At The Jewish Museum, An Exhibit Stuffed With Spirituality


Last spring, The Jewish Museum’s Kaplan Gallery was bursting with color, with designer Isaac Mizrahi’s bold creations. Now, the space that was once the Warburg mansion’s dining room is filled with hundreds of plush teddy bears arranged by artist and musician Charlemagne Palestine.

First, the name: He was born Chaim Moshe Tzadik Palestine in Brooklyn in 1947 to Eastern European immigrants. In a conversation in the gallery last week, the artist said that his father’s family members came from Odessa, and they might have been part of that city’s Palestine Society, thus the name. As for Charlemagne, the name was given to him by a high school girlfriend — he had been called Charles Martin and his mother never liked Charlie, and somehow the name Charlemagne stuck.

“For many years, Jews were afraid of my last name,” he says. “My work didn’t touch on the subject of Palestine. I am partial to New York. I would like to see that we all live in peace.”

The artist, who now makes his home in Brussels, was here last week for the opening of “Charlemagne Palestine’s Bear Mitzvah in Meshugaland.” He chatted, standing between the oldest bear in his collection, wearing a tallit and kipa and holding a plush Torah and a repurposed rowboat — found by the artist in Montauk, L.I., then shipped to Europe and now back in New York — overflowing with stuffed toys, arranged playfully albeit with a plan. Palestine wore several scarves in different plaids and a purple bandana over his red-and-white striped shirt. He is — happily — hard to categorize.

“Meshugga,” he says, defining his approach and aesthetic.

Palestine, an established avant-garde composer, musician and performer, also created the exhibition’s accompanying sound, which includes his own experimental recordings, cantorial and chasidic music, echoing through the room.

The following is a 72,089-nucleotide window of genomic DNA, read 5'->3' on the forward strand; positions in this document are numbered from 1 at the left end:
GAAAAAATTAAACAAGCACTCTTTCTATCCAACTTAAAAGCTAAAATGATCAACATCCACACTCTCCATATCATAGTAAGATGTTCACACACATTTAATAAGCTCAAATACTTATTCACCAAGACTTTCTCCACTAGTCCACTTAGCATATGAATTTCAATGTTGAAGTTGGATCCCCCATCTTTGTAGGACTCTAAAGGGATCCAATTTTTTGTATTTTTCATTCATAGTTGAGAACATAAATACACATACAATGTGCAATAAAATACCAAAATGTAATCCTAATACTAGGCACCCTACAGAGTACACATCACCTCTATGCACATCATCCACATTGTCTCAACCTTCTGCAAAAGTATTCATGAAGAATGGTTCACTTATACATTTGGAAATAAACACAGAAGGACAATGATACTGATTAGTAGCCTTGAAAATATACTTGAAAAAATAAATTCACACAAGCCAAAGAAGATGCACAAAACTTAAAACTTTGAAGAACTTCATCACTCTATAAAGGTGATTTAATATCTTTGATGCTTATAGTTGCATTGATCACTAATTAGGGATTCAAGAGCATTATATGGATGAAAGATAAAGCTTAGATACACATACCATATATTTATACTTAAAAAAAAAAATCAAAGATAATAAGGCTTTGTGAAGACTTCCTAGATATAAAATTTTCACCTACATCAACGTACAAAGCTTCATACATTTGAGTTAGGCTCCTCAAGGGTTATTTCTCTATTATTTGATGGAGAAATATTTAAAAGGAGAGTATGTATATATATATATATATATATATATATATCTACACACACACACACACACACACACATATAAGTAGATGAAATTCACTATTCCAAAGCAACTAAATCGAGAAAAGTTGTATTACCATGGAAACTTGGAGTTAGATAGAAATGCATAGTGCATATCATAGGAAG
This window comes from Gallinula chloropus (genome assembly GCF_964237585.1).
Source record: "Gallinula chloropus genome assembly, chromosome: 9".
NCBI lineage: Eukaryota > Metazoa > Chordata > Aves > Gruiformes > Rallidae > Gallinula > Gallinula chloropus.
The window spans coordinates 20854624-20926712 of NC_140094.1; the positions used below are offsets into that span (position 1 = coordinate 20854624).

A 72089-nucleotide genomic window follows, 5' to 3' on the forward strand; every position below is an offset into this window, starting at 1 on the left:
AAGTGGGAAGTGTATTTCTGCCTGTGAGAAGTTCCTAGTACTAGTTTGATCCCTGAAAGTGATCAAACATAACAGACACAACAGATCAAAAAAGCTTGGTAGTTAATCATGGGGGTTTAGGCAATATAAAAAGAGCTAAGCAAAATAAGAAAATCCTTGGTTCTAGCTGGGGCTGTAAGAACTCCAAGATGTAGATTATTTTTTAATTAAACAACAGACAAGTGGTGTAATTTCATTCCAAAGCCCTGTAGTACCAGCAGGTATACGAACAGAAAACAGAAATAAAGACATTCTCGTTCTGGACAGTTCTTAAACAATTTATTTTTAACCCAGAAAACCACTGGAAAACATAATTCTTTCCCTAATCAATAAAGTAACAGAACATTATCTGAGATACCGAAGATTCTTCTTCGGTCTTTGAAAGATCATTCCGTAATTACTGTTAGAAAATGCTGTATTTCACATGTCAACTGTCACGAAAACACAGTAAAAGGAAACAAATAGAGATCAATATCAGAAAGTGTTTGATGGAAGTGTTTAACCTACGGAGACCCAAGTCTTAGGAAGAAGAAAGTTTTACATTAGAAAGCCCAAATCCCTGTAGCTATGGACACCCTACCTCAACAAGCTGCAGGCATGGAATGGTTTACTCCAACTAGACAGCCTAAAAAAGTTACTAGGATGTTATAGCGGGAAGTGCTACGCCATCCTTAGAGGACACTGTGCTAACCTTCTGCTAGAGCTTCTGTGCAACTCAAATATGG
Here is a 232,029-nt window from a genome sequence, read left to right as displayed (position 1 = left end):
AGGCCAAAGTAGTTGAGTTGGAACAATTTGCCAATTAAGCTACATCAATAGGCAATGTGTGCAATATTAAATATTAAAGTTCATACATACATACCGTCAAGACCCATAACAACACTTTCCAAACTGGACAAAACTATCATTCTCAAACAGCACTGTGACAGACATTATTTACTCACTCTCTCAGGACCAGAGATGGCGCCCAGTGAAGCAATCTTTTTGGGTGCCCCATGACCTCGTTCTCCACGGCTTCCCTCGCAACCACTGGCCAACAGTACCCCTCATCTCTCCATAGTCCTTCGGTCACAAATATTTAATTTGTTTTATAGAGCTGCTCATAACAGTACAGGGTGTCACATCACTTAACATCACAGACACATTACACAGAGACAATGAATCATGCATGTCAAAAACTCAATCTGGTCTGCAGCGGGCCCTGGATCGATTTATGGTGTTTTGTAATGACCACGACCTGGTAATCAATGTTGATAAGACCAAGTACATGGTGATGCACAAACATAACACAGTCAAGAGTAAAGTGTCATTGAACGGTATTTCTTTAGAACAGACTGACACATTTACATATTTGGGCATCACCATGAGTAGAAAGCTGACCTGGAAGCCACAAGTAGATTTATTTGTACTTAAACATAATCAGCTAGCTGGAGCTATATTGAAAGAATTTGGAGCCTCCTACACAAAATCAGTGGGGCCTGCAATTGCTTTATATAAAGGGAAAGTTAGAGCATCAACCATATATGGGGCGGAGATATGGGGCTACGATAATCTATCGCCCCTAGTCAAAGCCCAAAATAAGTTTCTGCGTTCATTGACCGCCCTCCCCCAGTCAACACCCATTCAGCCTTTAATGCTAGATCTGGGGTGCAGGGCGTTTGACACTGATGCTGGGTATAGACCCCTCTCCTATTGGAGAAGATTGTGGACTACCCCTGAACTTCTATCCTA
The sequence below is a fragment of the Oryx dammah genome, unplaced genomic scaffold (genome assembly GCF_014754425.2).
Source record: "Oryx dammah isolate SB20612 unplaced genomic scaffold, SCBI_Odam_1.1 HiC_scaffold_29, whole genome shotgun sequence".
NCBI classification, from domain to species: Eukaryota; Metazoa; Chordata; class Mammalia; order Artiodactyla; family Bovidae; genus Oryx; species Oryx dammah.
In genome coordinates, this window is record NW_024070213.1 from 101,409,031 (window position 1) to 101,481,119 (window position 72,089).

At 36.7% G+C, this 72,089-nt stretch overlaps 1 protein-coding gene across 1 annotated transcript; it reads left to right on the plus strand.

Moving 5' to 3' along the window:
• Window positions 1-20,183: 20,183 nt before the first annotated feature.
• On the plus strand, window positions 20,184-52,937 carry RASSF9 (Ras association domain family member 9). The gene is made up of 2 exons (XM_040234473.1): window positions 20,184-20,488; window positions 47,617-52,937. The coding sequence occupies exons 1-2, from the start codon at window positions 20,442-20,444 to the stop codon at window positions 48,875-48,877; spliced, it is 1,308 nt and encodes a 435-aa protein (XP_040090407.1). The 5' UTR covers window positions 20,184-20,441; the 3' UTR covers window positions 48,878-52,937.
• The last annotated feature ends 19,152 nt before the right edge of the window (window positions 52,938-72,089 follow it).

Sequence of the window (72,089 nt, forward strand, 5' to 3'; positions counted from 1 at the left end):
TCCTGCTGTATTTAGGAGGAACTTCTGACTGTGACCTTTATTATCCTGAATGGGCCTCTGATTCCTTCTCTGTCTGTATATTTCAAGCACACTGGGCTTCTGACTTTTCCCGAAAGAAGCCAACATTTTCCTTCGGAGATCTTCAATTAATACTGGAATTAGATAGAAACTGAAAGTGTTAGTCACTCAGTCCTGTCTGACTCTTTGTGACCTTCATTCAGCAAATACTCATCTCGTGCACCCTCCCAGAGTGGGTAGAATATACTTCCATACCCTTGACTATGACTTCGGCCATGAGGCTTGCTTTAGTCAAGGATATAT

“People come in wanting to analyze; it’s important to experience this immersive installation first,” says Norman L. Kleeblatt, the chief curator at The Jewish Museum, who organized this first U.S. exhibition of the artists’ plush toy installations.

The exhibition, with teddy bears in rocking chairs, perched on moldings, spiling out of suitcases and parachuting from the ceiling, is an enchanting childlike universe. With twirling disco balls and mirrors, light bounces off the walls. “For children of all ages,” Palestine says.

He relates his interest to the fact that the teddy bear was invented in 1902 by an immigrant Jewish couple, Morris and Rose Michtom, in Bedford-Stuyvesant, near Brownsville, where he was born. The Michtoms hand-sewed the first bear as a tribute to President Theodore Roosevelt, inspired by his refusal to shoot a bear cub on a hunting trip.

Along with the teddy bears are stuffed lions, rag dolls, dinosaurs and more, with “shmattes,” as he describes the small colorful scraps of fabric, all around. An antique harpsichord is open, with a lineup of small bears inside the cover.

“He created a real dialogue with the rather formal historical architecture of this room — it’s the most traditional architecture he has ever worked with,” says Kleeblatt, who is stepping down at the end of this month after 35 years at the museum.

For Palestine, the plush toys are spiritual figures or soul companions.

In a new monograph about the artist, Marie Canet, a curator and art historian in Lyon, France, writes that in Palestine’s view, a stuffed animal is a child’s “first contact with something spiritual while still being inscribed in the real world.”

Since the 1970s, Palestine has been incorporating the stuffed animals into his performance work.

His musical experience dates back to his childhood too, when he sang for seven years with a great cantor, Chazkele Ritter, and a choir in “some of the hotsy-totsiest synagogues in New York.”

Through the father of a school friend, he became a bell ringer for St. Thomas Episcopal Church on Fifth Avenue, and the influence of liturgical music and the carillon bells pervade his compositions. For the Whitney Biennial in 2014, he had a sound piece on exhibit in the museum’s stairwell — using his voice, footsteps running up and down the steps and reverberations of sounds to create music, with the speakers covered in fabric and stuffed animals.